He earned his doctorate degree from the University of Cambridge, United Kingdom. He also earned a certificate from Harvard University’s Institute of Management and Leadership in Education; and, two certificates from Cornell University, one in managing performance in higher education and another from the Administrative Management Institute.
Professor Awotona’s research interests comprise global post-disaster reconstruction; social and cultural dimensions of disasters; disaster diplomacy; sustainable community-based planning; international development planning; housing policy, architectural design and cultural values; and, people-environment relations. He has published extensively in these areas. Similarly, through research, consultancy and teaching, he has professional experience in many countries of Europe, Africa, Asia, the Middle East, South America, and the Caribbean.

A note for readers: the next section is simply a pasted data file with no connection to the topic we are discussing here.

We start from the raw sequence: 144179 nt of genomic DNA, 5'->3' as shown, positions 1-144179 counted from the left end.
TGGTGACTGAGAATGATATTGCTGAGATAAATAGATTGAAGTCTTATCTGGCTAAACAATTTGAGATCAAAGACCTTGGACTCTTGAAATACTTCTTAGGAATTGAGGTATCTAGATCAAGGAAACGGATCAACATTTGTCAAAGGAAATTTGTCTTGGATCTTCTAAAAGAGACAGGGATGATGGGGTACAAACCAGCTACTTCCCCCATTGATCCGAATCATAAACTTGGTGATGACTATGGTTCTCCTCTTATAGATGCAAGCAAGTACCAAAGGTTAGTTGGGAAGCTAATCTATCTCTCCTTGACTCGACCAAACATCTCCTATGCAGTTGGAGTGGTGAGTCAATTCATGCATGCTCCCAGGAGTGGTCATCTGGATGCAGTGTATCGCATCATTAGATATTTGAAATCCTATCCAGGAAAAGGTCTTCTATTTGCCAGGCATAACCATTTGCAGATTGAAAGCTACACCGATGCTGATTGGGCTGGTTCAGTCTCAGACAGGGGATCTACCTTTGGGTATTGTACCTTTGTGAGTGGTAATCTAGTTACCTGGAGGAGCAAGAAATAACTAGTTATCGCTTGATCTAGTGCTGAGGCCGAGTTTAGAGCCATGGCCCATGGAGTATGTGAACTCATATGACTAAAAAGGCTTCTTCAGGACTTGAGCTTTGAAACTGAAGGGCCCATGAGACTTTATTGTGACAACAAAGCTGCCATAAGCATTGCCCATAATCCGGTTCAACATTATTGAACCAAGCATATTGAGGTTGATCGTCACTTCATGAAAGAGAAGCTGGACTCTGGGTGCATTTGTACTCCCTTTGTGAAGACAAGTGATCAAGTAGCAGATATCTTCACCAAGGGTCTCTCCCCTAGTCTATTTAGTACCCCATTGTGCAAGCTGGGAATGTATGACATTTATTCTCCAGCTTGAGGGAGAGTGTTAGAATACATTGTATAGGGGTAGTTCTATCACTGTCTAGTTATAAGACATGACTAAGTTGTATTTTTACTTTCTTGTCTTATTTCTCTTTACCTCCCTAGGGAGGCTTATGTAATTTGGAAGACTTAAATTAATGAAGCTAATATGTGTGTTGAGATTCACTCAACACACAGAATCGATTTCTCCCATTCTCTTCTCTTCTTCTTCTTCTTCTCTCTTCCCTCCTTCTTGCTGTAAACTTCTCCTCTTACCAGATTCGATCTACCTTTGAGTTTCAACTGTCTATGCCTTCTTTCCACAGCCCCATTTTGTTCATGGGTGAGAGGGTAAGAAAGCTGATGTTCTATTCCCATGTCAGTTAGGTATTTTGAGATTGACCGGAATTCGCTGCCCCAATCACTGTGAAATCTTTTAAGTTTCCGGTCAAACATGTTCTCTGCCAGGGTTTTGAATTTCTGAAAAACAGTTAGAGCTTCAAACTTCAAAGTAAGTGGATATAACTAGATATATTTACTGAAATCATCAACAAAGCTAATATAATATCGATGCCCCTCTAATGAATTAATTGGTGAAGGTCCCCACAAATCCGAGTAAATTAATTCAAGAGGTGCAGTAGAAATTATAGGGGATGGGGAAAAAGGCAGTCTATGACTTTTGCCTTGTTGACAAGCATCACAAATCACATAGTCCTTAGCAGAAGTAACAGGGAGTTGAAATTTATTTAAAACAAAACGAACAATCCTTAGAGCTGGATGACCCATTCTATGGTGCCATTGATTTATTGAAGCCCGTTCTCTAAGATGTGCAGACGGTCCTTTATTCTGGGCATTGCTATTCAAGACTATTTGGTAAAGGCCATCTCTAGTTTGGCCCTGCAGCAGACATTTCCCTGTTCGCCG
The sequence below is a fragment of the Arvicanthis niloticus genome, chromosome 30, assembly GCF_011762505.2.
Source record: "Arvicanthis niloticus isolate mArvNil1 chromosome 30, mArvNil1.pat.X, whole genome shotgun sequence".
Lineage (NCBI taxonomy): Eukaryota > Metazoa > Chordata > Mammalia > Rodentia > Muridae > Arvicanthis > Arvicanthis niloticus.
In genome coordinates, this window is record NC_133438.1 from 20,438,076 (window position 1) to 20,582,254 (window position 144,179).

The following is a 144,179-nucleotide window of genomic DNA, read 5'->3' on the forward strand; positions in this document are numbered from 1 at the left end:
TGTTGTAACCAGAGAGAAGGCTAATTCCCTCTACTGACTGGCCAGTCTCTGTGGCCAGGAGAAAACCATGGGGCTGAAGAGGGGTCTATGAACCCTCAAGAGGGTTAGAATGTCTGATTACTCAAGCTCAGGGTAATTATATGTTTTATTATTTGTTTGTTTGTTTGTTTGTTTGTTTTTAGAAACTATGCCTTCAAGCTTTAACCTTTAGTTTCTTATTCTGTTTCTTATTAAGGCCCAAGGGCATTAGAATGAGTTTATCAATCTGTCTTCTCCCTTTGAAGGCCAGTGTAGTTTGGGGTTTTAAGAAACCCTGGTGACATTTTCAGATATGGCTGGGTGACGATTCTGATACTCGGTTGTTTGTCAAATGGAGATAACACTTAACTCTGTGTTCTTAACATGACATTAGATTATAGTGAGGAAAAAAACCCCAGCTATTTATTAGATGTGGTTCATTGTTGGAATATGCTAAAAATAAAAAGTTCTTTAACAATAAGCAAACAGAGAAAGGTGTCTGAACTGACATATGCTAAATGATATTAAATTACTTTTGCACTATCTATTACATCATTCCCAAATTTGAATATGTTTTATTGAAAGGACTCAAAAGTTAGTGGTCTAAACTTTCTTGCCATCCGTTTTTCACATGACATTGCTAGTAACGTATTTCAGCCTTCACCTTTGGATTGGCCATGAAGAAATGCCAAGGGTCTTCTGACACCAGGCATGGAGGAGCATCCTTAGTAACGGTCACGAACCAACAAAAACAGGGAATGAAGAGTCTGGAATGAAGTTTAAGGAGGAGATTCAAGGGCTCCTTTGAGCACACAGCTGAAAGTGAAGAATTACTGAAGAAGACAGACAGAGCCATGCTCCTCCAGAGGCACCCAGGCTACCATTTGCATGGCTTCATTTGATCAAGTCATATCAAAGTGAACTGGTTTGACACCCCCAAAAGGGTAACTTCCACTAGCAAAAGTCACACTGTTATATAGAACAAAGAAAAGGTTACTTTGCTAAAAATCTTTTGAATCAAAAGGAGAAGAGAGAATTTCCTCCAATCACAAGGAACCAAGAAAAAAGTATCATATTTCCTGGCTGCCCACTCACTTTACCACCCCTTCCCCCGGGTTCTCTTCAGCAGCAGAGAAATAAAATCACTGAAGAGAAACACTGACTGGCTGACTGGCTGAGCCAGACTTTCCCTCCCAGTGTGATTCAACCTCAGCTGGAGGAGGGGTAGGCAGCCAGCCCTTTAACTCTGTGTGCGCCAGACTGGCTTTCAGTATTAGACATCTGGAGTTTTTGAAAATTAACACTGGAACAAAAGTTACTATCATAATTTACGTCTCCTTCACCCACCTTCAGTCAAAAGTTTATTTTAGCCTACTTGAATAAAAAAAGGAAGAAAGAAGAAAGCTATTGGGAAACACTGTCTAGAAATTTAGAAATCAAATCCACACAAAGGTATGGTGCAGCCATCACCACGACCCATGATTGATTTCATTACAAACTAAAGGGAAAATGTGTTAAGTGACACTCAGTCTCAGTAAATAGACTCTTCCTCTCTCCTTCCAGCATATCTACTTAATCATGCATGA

"The Rebuilding Sustainable Communities series edited by Adenrele Awotona is a tour-de-force that takes up the issues of how to re-build not just physical structures, but also the human networks that are often torn apart after disasters. Furthermore, the series aims to tackle long-term issues that occur long after the emergency phase of a disaster ends, including such topics as how to prepare communities to be more resilient in the face of future events. The texts tackle these issues from both a macro- and micro-perspective. On the macro-level, the books investigate the role of leadership, language, and storytelling on recovery from events that cause ontological disorientation. On a more granular level, essays in the volumes provide specific analysis of cases such as the March 11 disaster in Japan and the role that US philanthropy provided to the ways in which rebuilding higher education in Iraq can help improve that nation. Even more specific chapters examine ways to prevent falls among the elderly and the necessity of resilience training for first responders. These prescriptive chapters are likely to be of assistance to planners hoping to prepare their communities for disasters. Written by diverse scholars and practitioners, these texts are highly relevant to today’s world."